The MP3 Dilemma: The Debate Continues | Busts and Raids | Artists’ Corner | Worldwide Events | Legal Highlights
The MP3 Dilemma: The Debate Continues
“Behind every unauthorized download, there are a few pennies in missed royalties for songwriters and record labels.” (The New York Times, 4/5/99, Neil Strauss)
The clock is ticking. As the Secure Digital Music Initiative (SDMI), a consortium of computer companies, electronics manufacturers and major record labels, hasten to deliver their specifications for secure delivery of music, video and digital content through the Internet to the electronic manufacturers for a deadline of June 30, some of these same manufacturers are continuing to release non-secure technology.
A case in point is RealNetworks’ system, Real Jukebox, designed to let consumers copy, store and play audio CDs on personal computers. It enables consumers to copy their CDs to either MP3 or RealNetworks’ G2 digital music format. Real Jukebox conforms to copyright law by means of an electronic “tether” that restricts digital copies of the audio CDs to the hard drive of the user’s personal computer. “People can turn the tethering feature off, but we remind them that they can’t legally take a file and mail it to 100 friends,” says Rob Glaser, chairman and chief executive of RealNetworks in an interview with the New York Times.
This support of MP3 by RealNetworks illustrates that technology companies will not wait for the recording industry to catch up. While they respect the record labels’ intentions, they also need to acknowledge the market demand for MP3. This demand for the distribution of music through the Internet has spread from home PC users and college students to small record companies and major recording artists who see the enormous potential in reaching fans.
Alanis Morissette, Tom Petty, and the Beastie Boys are among the growing number of established acts tapping into a new web audience through legal downloads offered by the web site MP3.com in the unprotected MP3 format. Some labels, such as Capitol and Virgin records routinely offer songs on their official label sites as a way to promote music and offer a legitimate alternative to pirated MP3 files. “We know that we can’t stop piracy online, but at least this way we have some control over how our artists’ music is played,” says one new-media executive at a label. “I’d rather have the music fans get it from our site than elsewhere.”
Understandably, the major labels are eager to tap into this market and are aggressively working with technology companies to develop secure formats. In fact, Universal Music Group will begin selling music by download this fall. With the goal of having authorized players onto store shelves for the Christmas season, it must be decided if these new devices would be able to play not just music recorded with a new secure standard, but also recordings made with the MP3 format. A compromise to this would be a “sunset model” which would allow players to initially play unprotected MP3 files but would stop playing them after a decided upon period of time. This assumes that future formats with the new security standard will supplant MP3.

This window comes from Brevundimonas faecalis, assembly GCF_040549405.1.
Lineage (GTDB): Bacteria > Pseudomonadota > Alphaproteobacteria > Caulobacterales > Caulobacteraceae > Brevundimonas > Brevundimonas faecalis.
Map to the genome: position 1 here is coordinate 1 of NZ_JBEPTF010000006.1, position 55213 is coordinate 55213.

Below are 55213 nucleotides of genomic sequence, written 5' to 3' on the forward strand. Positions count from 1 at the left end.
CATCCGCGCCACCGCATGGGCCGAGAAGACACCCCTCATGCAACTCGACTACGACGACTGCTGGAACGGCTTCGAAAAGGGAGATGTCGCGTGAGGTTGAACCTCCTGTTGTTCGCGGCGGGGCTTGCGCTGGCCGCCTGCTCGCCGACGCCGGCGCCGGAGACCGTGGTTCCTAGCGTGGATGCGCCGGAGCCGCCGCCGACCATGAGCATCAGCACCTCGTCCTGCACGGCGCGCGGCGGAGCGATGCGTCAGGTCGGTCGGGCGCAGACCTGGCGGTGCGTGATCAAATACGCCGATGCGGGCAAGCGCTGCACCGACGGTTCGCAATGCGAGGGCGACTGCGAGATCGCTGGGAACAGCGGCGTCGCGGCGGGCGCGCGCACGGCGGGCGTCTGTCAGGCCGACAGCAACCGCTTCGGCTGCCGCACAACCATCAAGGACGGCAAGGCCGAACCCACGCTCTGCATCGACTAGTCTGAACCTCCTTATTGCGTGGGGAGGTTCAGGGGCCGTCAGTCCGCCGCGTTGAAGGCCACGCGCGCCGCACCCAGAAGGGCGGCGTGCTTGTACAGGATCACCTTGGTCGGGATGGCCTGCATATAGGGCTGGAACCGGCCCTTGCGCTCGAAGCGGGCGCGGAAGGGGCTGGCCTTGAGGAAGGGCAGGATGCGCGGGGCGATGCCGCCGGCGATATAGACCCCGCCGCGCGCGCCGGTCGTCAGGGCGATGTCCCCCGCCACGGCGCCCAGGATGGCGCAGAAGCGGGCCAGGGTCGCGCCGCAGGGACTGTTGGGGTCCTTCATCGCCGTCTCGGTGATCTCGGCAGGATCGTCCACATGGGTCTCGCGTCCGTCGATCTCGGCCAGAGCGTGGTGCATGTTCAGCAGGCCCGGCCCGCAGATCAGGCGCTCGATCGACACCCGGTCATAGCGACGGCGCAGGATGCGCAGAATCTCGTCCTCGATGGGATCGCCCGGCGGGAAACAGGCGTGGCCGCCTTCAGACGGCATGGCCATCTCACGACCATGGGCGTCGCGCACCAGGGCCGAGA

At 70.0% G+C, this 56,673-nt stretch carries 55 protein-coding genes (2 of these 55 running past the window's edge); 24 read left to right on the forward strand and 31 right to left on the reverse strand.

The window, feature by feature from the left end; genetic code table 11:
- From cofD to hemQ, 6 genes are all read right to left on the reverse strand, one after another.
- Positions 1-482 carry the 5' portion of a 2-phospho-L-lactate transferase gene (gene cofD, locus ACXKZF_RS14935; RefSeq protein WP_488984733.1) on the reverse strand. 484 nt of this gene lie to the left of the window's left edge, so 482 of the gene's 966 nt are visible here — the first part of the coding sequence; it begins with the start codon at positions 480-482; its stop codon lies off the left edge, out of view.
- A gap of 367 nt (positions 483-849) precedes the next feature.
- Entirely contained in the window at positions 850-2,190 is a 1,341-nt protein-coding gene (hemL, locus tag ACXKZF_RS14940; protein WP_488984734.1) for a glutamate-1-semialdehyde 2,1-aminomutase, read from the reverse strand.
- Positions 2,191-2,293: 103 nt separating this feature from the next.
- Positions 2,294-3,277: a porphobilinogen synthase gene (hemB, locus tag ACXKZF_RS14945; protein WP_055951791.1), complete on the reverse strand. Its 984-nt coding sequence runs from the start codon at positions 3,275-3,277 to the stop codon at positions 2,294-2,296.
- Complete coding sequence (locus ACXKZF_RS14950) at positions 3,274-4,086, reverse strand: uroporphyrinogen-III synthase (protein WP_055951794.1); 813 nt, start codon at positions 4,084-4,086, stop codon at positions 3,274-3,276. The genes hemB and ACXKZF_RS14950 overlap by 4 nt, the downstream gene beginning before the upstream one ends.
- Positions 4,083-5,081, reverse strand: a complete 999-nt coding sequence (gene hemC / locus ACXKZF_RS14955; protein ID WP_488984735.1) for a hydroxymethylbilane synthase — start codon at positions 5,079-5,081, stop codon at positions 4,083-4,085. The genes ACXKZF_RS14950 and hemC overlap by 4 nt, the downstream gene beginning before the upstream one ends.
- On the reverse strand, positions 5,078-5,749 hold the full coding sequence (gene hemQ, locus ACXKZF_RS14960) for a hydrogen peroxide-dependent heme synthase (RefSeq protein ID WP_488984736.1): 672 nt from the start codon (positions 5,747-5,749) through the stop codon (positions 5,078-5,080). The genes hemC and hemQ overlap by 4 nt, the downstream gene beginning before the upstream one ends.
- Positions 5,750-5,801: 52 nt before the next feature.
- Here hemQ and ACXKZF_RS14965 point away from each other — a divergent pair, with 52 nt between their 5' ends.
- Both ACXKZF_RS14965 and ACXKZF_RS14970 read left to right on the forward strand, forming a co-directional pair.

More than 110 companies involved with the SDMI met for two days at the end of March. During this third meeting of the Portable Device Working Group, 28 companies proposed technology solutions to implement the functional requirements of the portable device architecture.
“The majors are going to be aggressively in (the online world) in a big way,” RIAA President Hilary Rosen said. She vows not to let the traditional music industry be left behind by cyber-savvy competitors, the way major networks miscalculated the popularity of cable TV. “The record companies are not going to make that mistake with the Internet.”
Update: SDMI announces standard for new portable devices. Click here for details!
“Free Web Music Spreads From Campus To Office”, The New York Times, April 5, 1999 (Neil Strauss)
“SDMI On Track”, RIAA Fast Tracks, April 13, 1999
“I.B.M. Joins RealNetworks On Format For Net Music”, The New York Times, April 13, 1999 (Reuters)
[Editor’s Note: We highly recommend this article to our readers]
“eMusic Giants Fight A Corporate War Online”, CNN, April 14, 1999 (Lessley Anderson)
“Sony And IBM Create Alliance On Internet Music”, The New York Times, April 16, 1999 (Matt Richtel)
“Movie Makers Shudder As Illegal copies Of Hot Films Spread On The Internet”, CNN interactive CNN.com, April 23, 1999 (Associated Press)
“Pirate-Proof Music On Web? So Far, That Does Not Compute”, The New York Times, April 24, 1999 (Neil Strauss)
“New System For PC Music Stirs Recording Industry’s Piracy Concerns”, The New York Times, May 3, 1999, John Markoff
“MP3 Audio Enters The Mainstream”, CNN interactive CNN.com, May 4, 1999 (L.A. Times)
“Digital Nation: RIAA Turns A Corner On Net Piracy”, Music News Of The World, May 13, 1999 (Chris Nelson)
“Thank U, MP3”, Rolling Stone, June 10, 1999 (Eric Boehlert)
Busts and Raids
Beatles Bootlegger Sentenced
In early May, Gary Bright was sentenced to six months of house arrest and three years probation for violating California’s True Name and Address Statute following his arrest in October 1998 at the Beatlefest in Los Angeles where he was selling bootleg music videos and CDs. Bright was previously arrested and convicted in 1990 on similar charges, but at that time the law was classified as a misdemeanor.
See also GrayZone Digest First Quarter 1999 Busts
RIAA Fast Tracks, May 18, 1999
Latin Music Pirate Arrested Following CD Plant Tip
Acting on a tip from a CD manufacturing plant, who reported the suspect order, the Westminster Police Department with assistance from the RIAA, arrested Jose Valle after confiscating nearly 10,000 alleged piratical CDs from a storage facility.